The Book of American Negro Poetry eBook

This eBook from the Gutenberg Project consists of approximately 148 pages of information about The Book of American Negro Poetry.

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The moon has come.  Wan and pallid is she. 
The spell of half memories, the touch of half tears,
And the wounds of worn passions she brings to me
With all the tremor of the far-off years
And their mad wrong.

Yet the garden is very quiet to-night,
The dusk has long gone with the Evening Star,
And out on the bay the moon’s wan light
Lays a silver pathway beyond the bar,
Dear heart, pale and long.


It was not fate which overtook me,
Rather a wayward, wilful wind
That blew hot for awhile
And then, as the even shadows came, blew cold. 
What pity it is that a man grown old in life’s dreaming
Should stop, e’en for a moment, to look into a woman’s eyes. 
And I forgot! 
Forgot that one’s heart must be steeled against the east wind. 
Life and death alike come out of the East: 
Life as tender as young grass,
Death as dreadful as the sight of clotted blood. 
I shall go back into the darkness,
Not to dream but to seek the light again. 
I shall go by paths, mayhap,
On roads that wind around the foothills
Where the plains are bare and wild
And the passers-by come few and far between.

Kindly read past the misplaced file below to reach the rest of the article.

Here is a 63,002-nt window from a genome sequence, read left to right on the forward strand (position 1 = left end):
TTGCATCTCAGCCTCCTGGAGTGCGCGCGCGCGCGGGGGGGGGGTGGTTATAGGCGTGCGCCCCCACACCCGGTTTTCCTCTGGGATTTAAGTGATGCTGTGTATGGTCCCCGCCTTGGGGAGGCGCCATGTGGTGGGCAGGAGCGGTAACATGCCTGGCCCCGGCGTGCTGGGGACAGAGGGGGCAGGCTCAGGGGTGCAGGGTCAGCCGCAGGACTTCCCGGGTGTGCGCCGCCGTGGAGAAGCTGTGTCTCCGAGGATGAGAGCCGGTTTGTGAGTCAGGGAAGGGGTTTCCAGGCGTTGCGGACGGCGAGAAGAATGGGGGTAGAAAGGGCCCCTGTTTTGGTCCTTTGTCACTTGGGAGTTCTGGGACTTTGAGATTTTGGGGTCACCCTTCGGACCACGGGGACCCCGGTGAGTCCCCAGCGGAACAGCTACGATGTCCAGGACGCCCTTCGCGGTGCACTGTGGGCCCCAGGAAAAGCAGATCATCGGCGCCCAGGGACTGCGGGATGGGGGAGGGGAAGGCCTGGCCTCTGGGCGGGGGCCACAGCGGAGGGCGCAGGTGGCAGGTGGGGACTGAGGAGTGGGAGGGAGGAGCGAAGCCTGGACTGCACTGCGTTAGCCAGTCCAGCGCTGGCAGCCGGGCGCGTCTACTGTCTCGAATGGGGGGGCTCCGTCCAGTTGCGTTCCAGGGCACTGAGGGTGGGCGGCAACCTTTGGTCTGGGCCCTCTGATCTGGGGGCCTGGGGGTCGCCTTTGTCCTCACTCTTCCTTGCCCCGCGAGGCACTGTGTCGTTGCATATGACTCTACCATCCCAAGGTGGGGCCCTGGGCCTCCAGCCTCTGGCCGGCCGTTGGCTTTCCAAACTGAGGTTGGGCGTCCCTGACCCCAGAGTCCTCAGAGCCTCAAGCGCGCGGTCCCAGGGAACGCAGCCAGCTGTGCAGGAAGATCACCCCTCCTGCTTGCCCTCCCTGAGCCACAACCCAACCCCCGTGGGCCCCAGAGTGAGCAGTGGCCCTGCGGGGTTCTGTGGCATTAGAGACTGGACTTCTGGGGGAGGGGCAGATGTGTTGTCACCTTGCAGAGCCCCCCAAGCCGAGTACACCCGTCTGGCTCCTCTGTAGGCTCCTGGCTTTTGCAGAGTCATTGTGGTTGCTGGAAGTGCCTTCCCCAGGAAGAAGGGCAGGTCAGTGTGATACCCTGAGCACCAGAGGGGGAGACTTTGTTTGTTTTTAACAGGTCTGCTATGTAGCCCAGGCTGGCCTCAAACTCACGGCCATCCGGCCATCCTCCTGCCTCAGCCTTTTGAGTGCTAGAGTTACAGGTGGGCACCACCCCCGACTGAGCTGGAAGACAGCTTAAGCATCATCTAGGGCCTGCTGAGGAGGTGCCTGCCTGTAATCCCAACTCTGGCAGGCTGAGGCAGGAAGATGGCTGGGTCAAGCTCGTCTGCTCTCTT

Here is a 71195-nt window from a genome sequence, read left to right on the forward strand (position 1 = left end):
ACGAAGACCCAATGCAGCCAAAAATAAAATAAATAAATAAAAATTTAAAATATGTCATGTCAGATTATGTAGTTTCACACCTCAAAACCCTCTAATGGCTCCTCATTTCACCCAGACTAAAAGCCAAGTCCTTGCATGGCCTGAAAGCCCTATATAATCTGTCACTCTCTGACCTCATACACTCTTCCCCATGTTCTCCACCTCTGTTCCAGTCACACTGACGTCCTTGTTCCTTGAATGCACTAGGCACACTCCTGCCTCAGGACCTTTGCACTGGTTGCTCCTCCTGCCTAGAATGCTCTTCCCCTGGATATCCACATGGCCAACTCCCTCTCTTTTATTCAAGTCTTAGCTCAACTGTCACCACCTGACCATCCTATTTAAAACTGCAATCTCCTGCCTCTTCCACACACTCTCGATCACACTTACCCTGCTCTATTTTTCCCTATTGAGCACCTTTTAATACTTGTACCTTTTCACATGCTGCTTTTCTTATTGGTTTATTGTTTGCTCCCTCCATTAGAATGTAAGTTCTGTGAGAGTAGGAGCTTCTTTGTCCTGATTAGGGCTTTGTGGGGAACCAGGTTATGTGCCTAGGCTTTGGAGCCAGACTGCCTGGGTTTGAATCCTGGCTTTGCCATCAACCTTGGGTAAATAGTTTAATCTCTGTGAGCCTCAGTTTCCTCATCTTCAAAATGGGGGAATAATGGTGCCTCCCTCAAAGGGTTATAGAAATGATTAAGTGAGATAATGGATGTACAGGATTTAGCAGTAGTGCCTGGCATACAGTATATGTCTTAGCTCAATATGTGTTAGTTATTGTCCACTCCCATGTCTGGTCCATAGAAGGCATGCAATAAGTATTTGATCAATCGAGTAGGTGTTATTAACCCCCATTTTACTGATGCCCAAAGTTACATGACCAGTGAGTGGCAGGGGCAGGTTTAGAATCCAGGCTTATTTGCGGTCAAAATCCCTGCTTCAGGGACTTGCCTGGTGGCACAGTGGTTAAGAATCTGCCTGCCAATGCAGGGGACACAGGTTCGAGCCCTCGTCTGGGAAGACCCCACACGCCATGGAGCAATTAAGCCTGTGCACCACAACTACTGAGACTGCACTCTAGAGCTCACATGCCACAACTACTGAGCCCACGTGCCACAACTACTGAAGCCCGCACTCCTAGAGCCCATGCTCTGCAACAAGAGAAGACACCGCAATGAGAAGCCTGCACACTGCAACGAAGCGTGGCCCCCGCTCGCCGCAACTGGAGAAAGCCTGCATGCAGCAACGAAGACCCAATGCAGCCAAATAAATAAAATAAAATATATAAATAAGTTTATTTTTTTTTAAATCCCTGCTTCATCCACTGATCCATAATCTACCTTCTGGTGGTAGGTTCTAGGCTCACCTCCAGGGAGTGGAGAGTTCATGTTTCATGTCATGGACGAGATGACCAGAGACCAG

I want the night to be long, the moon blind,
The hills thick with moving memories,
And my heart beating a breathless requiem
For all the dead days I have lived. 
When the Dawn comes—­Dawn, deathless, dreaming—­
I shall will that my soul must be cleansed of hate,
I shall pray for strength to hold children close to my heart,
I shall desire to build houses where the poor will know shelter, comfort,
And then may I look into a woman’s eyes
And find holiness, love and the peace which passeth understanding.

    W.E.  Burghardt Du Bois


Done at Atlanta, in the Day of Death, 1906

O Silent God, Thou whose voice afar in mist and mystery hath left our ears
an-hungered in these fearful days—­
  Hear us, good Lord!

Listen to us, Thy children:  our faces dark with doubt are made a mockery
in Thy sanctuary.  With uplifted hands we front Thy heaven, O God, crying: 
  We beseech Thee to hear us, good Lord!

We are not better than our fellows, Lord, we are but weak and human men.  When our devils do deviltry, curse Thou the doer and the deed:  curse them as we curse them, do to them all and more than ever they have done to innocence and weakness, to womanhood and home.
  Have mercy upon us, miserable sinners!

And yet whose is the deeper guilt?  Who made these devils?  Who nursed them in crime and fed them on injustice?  Who ravished and debauched their mothers and their grandmothers?  Who bought and sold their crime, and waxed fat and rich on public iniquity?
  Thou knowest, good God!

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The Book of American Negro Poetry from Project Gutenberg. Public domain.
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